Nothing entices rage more than having your intricate mill Rogue deck stuffed with legendaries that cost you hundreds of dollars to craft, beaten mercilessly by a deck whose rarest card is “Arcane Golem”.

As a Face Hunter, you want to be as mana-efficient as possible, hitting fast and hard with cheap, effective minions, and using your hero power on pretty much every turn to really give your opponent that sense of urgency. Some great combos to help you achieve this include Wolfrider/Arcane Golem + Abusive Sergeant, Knife Juggler + Unleash The Hounds, and Eaglehorn Bow + Mad Scientist. You’ll want to hold onto your Ironbeak Owls to silence taunts, so you can continue to ignore minions and hit face. You really want to get both of your Explosive Traps via your Mad Scientists, so be sure to mulligan (discard them and replace them with new cards at the start of the game) when you get them.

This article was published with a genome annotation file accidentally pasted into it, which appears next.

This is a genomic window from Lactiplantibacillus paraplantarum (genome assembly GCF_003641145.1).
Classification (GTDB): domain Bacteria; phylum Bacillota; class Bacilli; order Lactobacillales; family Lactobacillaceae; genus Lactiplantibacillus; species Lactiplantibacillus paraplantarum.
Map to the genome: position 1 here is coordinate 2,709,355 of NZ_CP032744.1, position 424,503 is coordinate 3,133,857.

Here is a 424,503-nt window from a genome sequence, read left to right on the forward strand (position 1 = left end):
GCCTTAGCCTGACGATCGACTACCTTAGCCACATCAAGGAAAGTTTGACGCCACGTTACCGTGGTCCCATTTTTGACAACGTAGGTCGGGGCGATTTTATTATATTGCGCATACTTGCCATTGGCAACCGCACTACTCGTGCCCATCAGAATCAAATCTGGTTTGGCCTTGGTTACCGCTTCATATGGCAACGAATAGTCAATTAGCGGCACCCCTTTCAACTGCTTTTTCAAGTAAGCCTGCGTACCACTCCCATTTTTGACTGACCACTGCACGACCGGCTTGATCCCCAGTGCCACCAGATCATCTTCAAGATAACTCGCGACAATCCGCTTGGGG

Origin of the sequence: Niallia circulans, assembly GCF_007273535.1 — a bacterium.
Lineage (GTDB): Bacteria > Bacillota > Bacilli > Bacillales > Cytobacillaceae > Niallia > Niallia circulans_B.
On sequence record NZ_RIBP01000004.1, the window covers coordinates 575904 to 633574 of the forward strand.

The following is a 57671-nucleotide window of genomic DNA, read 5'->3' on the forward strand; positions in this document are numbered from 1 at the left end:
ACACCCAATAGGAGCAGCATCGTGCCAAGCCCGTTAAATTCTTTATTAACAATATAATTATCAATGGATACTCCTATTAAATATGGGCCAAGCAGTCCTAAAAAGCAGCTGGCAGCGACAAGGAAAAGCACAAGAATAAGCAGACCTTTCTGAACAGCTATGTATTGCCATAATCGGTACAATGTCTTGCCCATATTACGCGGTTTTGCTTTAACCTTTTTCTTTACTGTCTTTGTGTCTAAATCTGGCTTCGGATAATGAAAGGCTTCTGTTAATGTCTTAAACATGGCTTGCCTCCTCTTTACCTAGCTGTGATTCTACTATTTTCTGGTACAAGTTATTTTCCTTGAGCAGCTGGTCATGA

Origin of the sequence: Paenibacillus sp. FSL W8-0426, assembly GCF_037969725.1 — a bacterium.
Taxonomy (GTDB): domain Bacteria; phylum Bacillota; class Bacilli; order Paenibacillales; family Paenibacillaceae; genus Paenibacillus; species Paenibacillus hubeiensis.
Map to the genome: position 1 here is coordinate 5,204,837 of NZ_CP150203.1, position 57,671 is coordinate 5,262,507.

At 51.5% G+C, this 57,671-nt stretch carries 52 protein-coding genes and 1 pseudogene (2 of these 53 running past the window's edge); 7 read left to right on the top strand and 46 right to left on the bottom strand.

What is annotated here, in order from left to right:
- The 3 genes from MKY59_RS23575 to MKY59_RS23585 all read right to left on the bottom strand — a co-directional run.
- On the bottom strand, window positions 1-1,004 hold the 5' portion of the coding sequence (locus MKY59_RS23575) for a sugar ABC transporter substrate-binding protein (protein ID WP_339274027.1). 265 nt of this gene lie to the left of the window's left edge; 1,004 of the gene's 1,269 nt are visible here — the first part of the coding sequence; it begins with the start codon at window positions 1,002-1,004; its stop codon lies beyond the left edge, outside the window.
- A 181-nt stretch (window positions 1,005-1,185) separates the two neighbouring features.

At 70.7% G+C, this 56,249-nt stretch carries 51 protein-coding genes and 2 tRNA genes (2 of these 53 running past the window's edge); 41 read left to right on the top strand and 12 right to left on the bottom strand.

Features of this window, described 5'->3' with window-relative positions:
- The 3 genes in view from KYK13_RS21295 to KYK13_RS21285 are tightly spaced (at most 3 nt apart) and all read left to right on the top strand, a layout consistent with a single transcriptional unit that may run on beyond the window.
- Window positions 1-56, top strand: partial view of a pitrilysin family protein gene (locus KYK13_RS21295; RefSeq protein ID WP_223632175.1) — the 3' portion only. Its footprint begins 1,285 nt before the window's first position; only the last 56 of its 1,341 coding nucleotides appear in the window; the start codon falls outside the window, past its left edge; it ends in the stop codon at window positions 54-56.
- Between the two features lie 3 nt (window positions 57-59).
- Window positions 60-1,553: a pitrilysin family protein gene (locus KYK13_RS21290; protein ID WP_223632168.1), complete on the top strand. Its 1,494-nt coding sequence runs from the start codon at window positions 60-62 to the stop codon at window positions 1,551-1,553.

Spells like Kill Command should be kept for finishers and taunts, and while Quick Shot is obviously best used on an empty hand, if you need the extra three points of damage don’t be afraid to use it, as it is still quite good value even without its secondary effect.

Your biggest weakness is mid-range control decks that can tech against your early aggression and draw the game out. Essentially, you either have an unbeatable advantage by turn five…or you lose, as once your hand is empty and 5-mana+ minions are being played, it’s incredibly hard to eke out a victory.